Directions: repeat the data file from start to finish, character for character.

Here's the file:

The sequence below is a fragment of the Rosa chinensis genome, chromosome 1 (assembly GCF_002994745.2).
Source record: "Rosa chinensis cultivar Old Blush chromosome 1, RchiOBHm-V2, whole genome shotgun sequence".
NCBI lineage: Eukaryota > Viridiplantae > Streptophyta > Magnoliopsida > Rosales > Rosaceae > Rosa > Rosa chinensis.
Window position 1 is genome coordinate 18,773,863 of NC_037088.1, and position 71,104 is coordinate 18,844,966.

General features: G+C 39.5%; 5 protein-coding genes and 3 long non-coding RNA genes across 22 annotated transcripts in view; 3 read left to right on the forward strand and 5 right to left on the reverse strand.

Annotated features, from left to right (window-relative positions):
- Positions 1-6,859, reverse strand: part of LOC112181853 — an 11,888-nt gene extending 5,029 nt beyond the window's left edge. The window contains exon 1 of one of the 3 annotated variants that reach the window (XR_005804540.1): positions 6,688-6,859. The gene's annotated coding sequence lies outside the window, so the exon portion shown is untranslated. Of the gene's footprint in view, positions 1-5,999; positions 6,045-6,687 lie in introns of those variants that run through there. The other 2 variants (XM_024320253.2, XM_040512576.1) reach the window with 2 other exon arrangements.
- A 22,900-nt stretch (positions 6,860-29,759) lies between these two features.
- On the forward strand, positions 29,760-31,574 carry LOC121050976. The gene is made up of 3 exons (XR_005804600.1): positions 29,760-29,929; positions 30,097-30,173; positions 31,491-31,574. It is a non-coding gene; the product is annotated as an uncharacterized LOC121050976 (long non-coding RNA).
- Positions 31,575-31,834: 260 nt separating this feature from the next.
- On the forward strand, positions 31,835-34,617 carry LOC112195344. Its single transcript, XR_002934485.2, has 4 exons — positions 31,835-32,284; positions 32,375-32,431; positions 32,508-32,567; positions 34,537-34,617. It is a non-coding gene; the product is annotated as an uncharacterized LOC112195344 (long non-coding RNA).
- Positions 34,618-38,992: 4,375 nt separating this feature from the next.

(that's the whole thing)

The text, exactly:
The sequence below is a fragment of the Rosa chinensis genome, chromosome 1 (assembly GCF_002994745.2).
Source record: "Rosa chinensis cultivar Old Blush chromosome 1, RchiOBHm-V2, whole genome shotgun sequence".
NCBI lineage: Eukaryota > Viridiplantae > Streptophyta > Magnoliopsida > Rosales > Rosaceae > Rosa > Rosa chinensis.
Window position 1 is genome coordinate 18,773,863 of NC_037088.1, and position 71,104 is coordinate 18,844,966.

General features: G+C 39.5%; 5 protein-coding genes and 3 long non-coding RNA genes across 22 annotated transcripts in view; 3 read left to right on the forward strand and 5 right to left on the reverse strand.

Annotated features, from left to right (window-relative positions):
- Positions 1-6,859, reverse strand: part of LOC112181853 — an 11,888-nt gene extending 5,029 nt beyond the window's left edge. The window contains exon 1 of one of the 3 annotated variants that reach the window (XR_005804540.1): positions 6,688-6,859. The gene's annotated coding sequence lies outside the window, so the exon portion shown is untranslated. Of the gene's footprint in view, positions 1-5,999; positions 6,045-6,687 lie in introns of those variants that run through there. The other 2 variants (XM_024320253.2, XM_040512576.1) reach the window with 2 other exon arrangements.
- A 22,900-nt stretch (positions 6,860-29,759) lies between these two features.
- On the forward strand, positions 29,760-31,574 carry LOC121050976. The gene is made up of 3 exons (XR_005804600.1): positions 29,760-29,929; positions 30,097-30,173; positions 31,491-31,574. It is a non-coding gene; the product is annotated as an uncharacterized LOC121050976 (long non-coding RNA).
- Positions 31,575-31,834: 260 nt separating this feature from the next.
- On the forward strand, positions 31,835-34,617 carry LOC112195344. Its single transcript, XR_002934485.2, has 4 exons — positions 31,835-32,284; positions 32,375-32,431; positions 32,508-32,567; positions 34,537-34,617. It is a non-coding gene; the product is annotated as an uncharacterized LOC112195344 (long non-coding RNA).
- Positions 34,618-38,992: 4,375 nt separating this feature from the next.